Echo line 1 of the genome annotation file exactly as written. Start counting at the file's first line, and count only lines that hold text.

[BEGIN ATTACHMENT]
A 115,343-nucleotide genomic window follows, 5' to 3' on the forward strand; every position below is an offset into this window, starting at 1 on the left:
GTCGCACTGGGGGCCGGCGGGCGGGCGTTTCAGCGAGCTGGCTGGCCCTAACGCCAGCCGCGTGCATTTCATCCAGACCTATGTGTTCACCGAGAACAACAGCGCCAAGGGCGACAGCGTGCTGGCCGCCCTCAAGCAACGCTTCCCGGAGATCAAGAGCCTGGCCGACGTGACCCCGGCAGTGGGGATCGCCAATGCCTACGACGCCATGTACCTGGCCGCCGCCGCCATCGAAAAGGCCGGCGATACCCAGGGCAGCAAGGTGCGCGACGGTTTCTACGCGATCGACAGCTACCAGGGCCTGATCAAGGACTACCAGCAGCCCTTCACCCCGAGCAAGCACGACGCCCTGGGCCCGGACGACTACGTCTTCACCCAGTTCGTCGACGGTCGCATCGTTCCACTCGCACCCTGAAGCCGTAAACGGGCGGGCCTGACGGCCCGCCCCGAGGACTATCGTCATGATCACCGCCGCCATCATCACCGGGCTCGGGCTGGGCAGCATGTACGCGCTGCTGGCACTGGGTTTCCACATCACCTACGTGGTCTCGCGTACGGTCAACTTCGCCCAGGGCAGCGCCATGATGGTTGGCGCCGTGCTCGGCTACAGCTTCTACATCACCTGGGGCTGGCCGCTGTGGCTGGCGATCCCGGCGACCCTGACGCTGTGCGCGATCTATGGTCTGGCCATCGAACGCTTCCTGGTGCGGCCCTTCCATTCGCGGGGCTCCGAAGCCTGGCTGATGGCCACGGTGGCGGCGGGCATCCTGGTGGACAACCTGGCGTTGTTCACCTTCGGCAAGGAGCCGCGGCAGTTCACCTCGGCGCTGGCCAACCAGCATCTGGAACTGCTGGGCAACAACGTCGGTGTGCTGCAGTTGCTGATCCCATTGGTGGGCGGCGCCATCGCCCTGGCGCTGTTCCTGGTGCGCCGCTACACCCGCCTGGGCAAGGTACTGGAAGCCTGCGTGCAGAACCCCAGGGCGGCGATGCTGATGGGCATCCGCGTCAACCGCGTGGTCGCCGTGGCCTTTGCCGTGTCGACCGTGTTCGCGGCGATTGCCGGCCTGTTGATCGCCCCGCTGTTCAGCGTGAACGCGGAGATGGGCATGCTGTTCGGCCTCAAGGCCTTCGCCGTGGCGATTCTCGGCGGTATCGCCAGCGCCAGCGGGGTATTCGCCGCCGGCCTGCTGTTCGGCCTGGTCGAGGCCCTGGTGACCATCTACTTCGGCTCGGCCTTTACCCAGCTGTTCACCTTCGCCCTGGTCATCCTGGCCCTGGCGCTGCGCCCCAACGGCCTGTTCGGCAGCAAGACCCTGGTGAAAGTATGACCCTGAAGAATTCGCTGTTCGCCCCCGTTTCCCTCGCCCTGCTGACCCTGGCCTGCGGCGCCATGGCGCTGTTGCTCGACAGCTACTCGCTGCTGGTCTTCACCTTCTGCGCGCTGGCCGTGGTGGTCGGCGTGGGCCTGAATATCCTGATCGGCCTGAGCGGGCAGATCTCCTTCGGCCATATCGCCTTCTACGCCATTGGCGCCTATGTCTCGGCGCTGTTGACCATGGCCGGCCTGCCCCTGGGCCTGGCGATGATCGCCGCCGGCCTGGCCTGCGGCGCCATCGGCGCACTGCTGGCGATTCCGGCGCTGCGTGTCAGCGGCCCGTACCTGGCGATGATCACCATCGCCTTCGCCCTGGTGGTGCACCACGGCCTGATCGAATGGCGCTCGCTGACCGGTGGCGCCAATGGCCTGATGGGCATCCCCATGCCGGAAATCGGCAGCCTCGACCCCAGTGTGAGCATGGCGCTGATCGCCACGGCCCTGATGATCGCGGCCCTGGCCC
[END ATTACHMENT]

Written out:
A 115,343-nucleotide genomic window follows, 5' to 3' on the forward strand; every position below is an offset into this window, starting at 1 on the left: